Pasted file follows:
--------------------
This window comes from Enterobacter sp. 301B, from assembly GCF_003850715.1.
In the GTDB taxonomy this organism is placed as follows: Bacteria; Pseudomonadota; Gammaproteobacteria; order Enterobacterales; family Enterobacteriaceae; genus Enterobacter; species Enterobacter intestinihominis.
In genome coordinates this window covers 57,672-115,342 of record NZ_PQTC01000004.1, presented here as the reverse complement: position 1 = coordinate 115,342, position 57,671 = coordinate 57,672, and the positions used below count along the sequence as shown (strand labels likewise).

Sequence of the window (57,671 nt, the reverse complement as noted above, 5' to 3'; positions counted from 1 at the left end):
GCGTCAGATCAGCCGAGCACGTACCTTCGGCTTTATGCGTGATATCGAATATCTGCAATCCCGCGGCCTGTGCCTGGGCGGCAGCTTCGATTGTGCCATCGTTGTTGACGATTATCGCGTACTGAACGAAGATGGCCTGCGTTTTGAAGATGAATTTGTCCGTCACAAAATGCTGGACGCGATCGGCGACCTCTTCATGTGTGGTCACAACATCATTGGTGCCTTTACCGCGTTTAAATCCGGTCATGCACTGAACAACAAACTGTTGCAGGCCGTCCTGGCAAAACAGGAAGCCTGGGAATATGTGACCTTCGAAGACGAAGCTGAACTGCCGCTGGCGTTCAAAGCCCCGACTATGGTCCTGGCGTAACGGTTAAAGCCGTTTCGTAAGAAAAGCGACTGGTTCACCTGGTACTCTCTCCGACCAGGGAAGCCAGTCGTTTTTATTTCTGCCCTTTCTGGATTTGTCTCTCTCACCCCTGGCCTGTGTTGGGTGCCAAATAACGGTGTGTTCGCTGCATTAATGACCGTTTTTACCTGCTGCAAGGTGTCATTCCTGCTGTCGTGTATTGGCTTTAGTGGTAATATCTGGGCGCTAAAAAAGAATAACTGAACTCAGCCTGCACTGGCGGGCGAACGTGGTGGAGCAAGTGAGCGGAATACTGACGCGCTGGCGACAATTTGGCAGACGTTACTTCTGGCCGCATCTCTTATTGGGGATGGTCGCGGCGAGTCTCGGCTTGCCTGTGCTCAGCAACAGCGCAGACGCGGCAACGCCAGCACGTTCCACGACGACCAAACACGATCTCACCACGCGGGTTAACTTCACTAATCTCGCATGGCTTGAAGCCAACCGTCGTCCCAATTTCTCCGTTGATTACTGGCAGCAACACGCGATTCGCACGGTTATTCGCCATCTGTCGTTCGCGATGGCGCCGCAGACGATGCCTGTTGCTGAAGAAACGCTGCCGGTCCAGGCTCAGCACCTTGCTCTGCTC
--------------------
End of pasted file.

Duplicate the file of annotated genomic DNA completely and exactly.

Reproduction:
This window comes from Enterobacter sp. 301B, from assembly GCF_003850715.1.
In the GTDB taxonomy this organism is placed as follows: Bacteria; Pseudomonadota; Gammaproteobacteria; order Enterobacterales; family Enterobacteriaceae; genus Enterobacter; species Enterobacter intestinihominis.
In genome coordinates this window covers 57,672-115,342 of record NZ_PQTC01000004.1, presented here as the reverse complement: position 1 = coordinate 115,342, position 57,671 = coordinate 57,672, and the positions used below count along the sequence as shown (strand labels likewise).

Sequence of the window (57,671 nt, the reverse complement as noted above, 5' to 3'; positions counted from 1 at the left end):
GCGTCAGATCAGCCGAGCACGTACCTTCGGCTTTATGCGTGATATCGAATATCTGCAATCCCGCGGCCTGTGCCTGGGCGGCAGCTTCGATTGTGCCATCGTTGTTGACGATTATCGCGTACTGAACGAAGATGGCCTGCGTTTTGAAGATGAATTTGTCCGTCACAAAATGCTGGACGCGATCGGCGACCTCTTCATGTGTGGTCACAACATCATTGGTGCCTTTACCGCGTTTAAATCCGGTCATGCACTGAACAACAAACTGTTGCAGGCCGTCCTGGCAAAACAGGAAGCCTGGGAATATGTGACCTTCGAAGACGAAGCTGAACTGCCGCTGGCGTTCAAAGCCCCGACTATGGTCCTGGCGTAACGGTTAAAGCCGTTTCGTAAGAAAAGCGACTGGTTCACCTGGTACTCTCTCCGACCAGGGAAGCCAGTCGTTTTTATTTCTGCCCTTTCTGGATTTGTCTCTCTCACCCCTGGCCTGTGTTGGGTGCCAAATAACGGTGTGTTCGCTGCATTAATGACCGTTTTTACCTGCTGCAAGGTGTCATTCCTGCTGTCGTGTATTGGCTTTAGTGGTAATATCTGGGCGCTAAAAAAGAATAACTGAACTCAGCCTGCACTGGCGGGCGAACGTGGTGGAGCAAGTGAGCGGAATACTGACGCGCTGGCGACAATTTGGCAGACGTTACTTCTGGCCGCATCTCTTATTGGGGATGGTCGCGGCGAGTCTCGGCTTGCCTGTGCTCAGCAACAGCGCAGACGCGGCAACGCCAGCACGTTCCACGACGACCAAACACGATCTCACCACGCGGGTTAACTTCACTAATCTCGCATGGCTTGAAGCCAACCGTCGTCCCAATTTCTCCGTTGATTACTGGCAGCAACACGCGATTCGCACGGTTATTCGCCATCTGTCGTTCGCGATGGCGCCGCAGACGATGCCTGTTGCTGAAGAAACGCTGCCGGTCCAGGCTCAGCACCTTGCTCTGCTC